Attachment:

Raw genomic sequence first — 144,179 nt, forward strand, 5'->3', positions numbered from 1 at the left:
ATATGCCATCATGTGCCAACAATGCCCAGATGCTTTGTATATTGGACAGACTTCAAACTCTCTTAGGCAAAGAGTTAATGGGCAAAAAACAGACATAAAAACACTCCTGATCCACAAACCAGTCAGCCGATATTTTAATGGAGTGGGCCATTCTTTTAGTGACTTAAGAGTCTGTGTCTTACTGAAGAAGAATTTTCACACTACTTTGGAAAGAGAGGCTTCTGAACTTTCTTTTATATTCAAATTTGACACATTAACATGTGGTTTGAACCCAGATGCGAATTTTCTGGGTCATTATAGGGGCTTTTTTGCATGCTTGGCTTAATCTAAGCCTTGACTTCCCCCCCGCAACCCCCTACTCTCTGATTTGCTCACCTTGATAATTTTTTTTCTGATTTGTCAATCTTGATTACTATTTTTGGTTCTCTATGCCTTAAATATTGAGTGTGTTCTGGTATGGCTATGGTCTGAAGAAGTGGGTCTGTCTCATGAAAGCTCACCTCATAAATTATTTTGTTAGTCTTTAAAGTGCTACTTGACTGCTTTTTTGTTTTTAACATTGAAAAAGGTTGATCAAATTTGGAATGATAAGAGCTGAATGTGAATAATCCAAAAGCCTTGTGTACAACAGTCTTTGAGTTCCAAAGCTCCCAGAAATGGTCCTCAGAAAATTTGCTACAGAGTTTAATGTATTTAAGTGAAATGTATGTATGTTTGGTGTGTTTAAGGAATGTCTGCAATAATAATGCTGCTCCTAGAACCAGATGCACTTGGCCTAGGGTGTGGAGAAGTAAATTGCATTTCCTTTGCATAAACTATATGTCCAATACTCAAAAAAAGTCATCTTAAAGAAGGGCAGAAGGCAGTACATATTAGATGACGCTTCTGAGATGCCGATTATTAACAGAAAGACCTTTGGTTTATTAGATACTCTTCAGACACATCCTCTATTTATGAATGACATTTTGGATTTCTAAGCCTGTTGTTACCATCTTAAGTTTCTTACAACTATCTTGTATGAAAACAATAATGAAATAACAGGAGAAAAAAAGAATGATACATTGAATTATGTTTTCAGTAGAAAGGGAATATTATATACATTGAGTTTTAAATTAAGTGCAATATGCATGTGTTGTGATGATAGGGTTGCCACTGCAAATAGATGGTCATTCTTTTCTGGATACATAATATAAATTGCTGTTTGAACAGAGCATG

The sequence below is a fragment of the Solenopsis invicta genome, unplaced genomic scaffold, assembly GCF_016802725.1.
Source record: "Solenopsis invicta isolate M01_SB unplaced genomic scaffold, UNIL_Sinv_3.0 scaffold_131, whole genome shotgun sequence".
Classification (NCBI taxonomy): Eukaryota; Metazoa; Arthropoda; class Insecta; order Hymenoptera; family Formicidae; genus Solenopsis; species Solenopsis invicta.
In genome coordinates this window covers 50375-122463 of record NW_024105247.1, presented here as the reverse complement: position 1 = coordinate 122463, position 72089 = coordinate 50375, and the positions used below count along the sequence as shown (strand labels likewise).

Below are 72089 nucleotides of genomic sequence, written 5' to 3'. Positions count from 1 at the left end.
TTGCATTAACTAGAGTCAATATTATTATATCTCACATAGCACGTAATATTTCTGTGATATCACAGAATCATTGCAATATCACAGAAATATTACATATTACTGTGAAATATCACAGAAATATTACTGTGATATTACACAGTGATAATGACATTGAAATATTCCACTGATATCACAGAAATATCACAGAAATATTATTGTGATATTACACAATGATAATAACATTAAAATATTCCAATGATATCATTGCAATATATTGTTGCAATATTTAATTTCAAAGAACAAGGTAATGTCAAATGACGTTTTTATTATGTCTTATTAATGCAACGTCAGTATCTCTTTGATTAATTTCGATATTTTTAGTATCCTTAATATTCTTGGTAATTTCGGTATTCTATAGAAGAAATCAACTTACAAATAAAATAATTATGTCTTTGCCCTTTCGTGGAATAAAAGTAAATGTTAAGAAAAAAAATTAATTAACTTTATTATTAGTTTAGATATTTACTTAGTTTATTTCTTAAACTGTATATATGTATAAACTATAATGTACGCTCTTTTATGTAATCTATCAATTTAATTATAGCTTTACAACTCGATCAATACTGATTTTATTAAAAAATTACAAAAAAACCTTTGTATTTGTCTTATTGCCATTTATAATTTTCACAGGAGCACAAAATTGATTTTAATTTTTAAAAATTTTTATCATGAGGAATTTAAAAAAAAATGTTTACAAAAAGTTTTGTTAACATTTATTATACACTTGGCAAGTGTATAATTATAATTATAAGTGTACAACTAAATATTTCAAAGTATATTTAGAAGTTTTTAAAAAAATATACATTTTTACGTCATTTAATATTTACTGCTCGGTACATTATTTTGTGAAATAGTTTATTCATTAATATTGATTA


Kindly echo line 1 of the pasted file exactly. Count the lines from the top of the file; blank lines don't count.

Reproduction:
Raw genomic sequence first — 144,179 nt, forward strand, 5'->3', positions numbered from 1 at the left: